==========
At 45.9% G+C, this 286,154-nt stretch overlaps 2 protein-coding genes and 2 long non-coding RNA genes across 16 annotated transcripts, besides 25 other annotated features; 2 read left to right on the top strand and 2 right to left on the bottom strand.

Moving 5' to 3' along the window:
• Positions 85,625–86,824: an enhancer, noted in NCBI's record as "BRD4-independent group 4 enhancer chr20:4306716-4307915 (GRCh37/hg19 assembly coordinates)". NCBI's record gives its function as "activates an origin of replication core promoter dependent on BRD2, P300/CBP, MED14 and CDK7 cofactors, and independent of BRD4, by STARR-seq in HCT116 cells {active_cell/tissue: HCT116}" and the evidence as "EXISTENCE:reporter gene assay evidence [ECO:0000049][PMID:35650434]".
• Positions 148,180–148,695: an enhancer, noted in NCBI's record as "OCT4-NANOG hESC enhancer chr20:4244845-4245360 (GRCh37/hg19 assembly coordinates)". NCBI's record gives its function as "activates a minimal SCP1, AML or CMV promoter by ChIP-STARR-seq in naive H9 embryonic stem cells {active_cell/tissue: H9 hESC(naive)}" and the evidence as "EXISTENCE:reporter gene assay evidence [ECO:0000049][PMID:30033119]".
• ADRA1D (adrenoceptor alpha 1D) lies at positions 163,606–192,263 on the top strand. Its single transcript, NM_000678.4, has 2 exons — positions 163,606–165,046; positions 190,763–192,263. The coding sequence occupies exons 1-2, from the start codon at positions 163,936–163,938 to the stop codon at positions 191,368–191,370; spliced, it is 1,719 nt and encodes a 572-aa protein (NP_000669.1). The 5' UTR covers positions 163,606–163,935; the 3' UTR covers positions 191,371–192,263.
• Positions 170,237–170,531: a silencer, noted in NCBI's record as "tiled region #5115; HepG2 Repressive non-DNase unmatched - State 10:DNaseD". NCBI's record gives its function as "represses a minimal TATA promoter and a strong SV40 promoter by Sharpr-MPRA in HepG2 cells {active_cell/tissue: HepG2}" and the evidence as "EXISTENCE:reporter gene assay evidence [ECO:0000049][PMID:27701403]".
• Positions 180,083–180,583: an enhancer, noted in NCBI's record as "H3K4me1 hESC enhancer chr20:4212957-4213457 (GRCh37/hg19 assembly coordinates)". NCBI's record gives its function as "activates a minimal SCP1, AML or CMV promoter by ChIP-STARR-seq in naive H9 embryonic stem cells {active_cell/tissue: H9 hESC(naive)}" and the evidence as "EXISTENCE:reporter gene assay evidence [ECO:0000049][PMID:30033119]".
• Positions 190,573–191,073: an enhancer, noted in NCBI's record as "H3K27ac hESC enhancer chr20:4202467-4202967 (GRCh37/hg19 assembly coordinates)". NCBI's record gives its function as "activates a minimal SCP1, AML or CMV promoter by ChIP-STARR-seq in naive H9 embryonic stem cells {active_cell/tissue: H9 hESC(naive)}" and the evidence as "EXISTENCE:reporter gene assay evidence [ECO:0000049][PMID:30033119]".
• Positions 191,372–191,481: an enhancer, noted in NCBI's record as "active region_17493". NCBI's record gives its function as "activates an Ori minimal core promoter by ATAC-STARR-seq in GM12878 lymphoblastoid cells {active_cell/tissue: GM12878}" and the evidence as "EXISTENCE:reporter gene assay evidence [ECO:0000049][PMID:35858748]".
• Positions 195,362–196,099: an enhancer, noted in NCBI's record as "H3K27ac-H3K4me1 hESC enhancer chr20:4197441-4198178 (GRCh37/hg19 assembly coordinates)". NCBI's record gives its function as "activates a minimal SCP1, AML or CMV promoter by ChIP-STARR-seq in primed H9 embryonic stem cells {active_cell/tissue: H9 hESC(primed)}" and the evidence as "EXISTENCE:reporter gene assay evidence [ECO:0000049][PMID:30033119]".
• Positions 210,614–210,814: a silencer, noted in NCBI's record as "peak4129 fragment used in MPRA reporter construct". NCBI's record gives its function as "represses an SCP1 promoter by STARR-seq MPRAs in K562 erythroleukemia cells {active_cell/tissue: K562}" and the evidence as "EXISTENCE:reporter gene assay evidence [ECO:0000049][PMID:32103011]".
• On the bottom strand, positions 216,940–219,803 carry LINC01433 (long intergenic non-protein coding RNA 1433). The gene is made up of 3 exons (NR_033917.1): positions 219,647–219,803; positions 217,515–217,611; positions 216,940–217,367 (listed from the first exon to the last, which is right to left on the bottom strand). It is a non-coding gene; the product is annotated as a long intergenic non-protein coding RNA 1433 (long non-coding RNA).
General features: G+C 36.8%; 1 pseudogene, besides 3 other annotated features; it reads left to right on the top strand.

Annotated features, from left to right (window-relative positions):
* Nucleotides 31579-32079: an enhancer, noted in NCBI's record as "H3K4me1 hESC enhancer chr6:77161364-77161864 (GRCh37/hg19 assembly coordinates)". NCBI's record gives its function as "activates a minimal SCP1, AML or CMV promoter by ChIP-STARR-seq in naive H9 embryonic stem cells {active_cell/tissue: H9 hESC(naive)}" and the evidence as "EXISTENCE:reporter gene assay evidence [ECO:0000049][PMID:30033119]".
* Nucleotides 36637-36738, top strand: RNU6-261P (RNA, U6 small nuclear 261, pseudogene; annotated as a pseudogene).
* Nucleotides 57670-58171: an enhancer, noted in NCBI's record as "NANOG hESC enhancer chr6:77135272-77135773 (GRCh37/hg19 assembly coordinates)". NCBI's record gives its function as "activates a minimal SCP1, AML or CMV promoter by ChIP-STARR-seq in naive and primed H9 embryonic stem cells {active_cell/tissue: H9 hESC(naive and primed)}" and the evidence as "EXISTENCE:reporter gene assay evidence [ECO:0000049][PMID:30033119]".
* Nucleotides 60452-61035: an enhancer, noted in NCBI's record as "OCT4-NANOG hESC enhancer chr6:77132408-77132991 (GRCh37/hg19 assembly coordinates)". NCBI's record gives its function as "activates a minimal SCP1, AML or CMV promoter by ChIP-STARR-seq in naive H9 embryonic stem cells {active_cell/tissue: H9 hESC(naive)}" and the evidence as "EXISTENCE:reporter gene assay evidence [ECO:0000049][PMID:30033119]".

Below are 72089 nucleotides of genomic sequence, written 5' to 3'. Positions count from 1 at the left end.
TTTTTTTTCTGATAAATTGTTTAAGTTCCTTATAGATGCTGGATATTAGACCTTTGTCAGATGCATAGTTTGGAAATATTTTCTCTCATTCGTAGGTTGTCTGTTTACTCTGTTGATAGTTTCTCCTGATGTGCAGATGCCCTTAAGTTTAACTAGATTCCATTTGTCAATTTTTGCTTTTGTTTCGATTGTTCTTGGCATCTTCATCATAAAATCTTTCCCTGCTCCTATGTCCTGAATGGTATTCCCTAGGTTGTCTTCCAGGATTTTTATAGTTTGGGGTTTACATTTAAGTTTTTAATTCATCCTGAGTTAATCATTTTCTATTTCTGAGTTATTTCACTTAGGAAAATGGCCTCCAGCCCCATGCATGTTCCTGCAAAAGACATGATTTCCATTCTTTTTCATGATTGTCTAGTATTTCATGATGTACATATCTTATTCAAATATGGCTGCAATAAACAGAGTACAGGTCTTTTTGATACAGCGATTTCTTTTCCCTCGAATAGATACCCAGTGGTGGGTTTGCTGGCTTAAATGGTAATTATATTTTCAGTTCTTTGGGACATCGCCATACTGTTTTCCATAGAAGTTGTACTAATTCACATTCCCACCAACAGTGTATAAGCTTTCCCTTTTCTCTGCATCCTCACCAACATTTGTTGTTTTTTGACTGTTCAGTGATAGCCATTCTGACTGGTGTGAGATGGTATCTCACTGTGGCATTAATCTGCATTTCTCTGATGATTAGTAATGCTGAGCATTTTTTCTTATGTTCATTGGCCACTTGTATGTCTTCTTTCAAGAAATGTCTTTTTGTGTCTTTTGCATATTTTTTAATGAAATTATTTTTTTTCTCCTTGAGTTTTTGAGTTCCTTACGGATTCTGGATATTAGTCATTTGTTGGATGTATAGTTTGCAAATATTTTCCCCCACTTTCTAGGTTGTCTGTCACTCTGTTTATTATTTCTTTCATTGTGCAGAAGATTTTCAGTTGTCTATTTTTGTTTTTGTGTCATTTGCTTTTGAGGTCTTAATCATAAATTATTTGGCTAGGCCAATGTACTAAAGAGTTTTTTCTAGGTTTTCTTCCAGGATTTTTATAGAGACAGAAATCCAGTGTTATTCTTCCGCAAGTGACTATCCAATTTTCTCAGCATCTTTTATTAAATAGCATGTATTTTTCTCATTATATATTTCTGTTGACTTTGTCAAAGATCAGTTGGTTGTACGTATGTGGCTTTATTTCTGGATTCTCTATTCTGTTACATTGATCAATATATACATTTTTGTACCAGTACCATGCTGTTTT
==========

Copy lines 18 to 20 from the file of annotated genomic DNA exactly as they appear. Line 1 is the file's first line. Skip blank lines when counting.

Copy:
* Nucleotides 60452-61035: an enhancer, noted in NCBI's record as "OCT4-NANOG hESC enhancer chr6:77132408-77132991 (GRCh37/hg19 assembly coordinates)". NCBI's record gives its function as "activates a minimal SCP1, AML or CMV promoter by ChIP-STARR-seq in naive H9 embryonic stem cells {active_cell/tissue: H9 hESC(naive)}" and the evidence as "EXISTENCE:reporter gene assay evidence [ECO:0000049][PMID:30033119]".

Below are 72089 nucleotides of genomic sequence, written 5' to 3'. Positions count from 1 at the left end.
TTTTTTTTCTGATAAATTGTTTAAGTTCCTTATAGATGCTGGATATTAGACCTTTGTCAGATGCATAGTTTGGAAATATTTTCTCTCATTCGTAGGTTGTCTGTTTACTCTGTTGATAGTTTCTCCTGATGTGCAGATGCCCTTAAGTTTAACTAGATTCCATTTGTCAATTTTTGCTTTTGTTTCGATTGTTCTTGGCATCTTCATCATAAAATCTTTCCCTGCTCCTATGTCCTGAATGGTATTCCCTAGGTTGTCTTCCAGGATTTTTATAGTTTGGGGTTTACATTTAAGTTTTTAATTCATCCTGAGTTAATCATTTTCTATTTCTGAGTTATTTCACTTAGGAAAATGGCCTCCAGCCCCATGCATGTTCCTGCAAAAGACATGATTTCCATTCTTTTTCATGATTGTCTAGTATTTCATGATGTACATATCTTATTCAAATATGGCTGCAATAAACAGAGTACAGGTCTTTTTGATACAGCGATTTCTTTTCCCTCGAATAGATACCCAGTGGTGGGTTTGCTGGCTTAAATGGTAATTATATTTTCAGTTCTTTGGGACATCGCCATACTGTTTTCCATAGAAGTTGTACTAATTCACATTCCCACCAACAGTGTATAAGCTTTCCCTTTTCTCTGCATCCTCACCAACATTTGTTGTTTTTTGACTGTTCAGTGATAGCCATTCTGACTGGTGTGAGATGGTATCTCACTGTGGCATTAATCTGCATTTCTCTGATGATTAGTAATGCTGAGCATTTTTTCTTATGTTCATTGGCCACTTGTATGTCTTCTTTCAAGAAATGTCTTTTTGTGTCTTTTGCATATTTTTTAATGAAATTATTTTTTTTCTCCTTGAGTTTTTGAGTTCCTTACGGATTCTGGATATTAGTCATTTGTTGGATGTATAGTTTGCAAATATTTTCCCCCACTTTCTAGGTTGTCTGTCACTCTGTTTATTATTTCTTTCATTGTGCAGAAGATTTTCAGTTGTCTATTTTTGTTTTTGTGTCATTTGCTTTTGAGGTCTTAATCATAAATTATTTGGCTAGGCCAATGTACTAAAGAGTTTTTTCTAGGTTTTCTTCCAGGATTTTTATAGAGACAGAAATCCAGTGTTATTCTTCCGCAAGTGACTATCCAATTTTCTCAGCATCTTTTATTAAATAGCATGTATTTTTCTCATTATATATTTCTGTTGACTTTGTCAAAGATCAGTTGGTTGTACGTATGTGGCTTTATTTCTGGATTCTCTATTCTGTTACATTGATCAATATATACATTTTTGTACCAGTACCATGCTGTTTT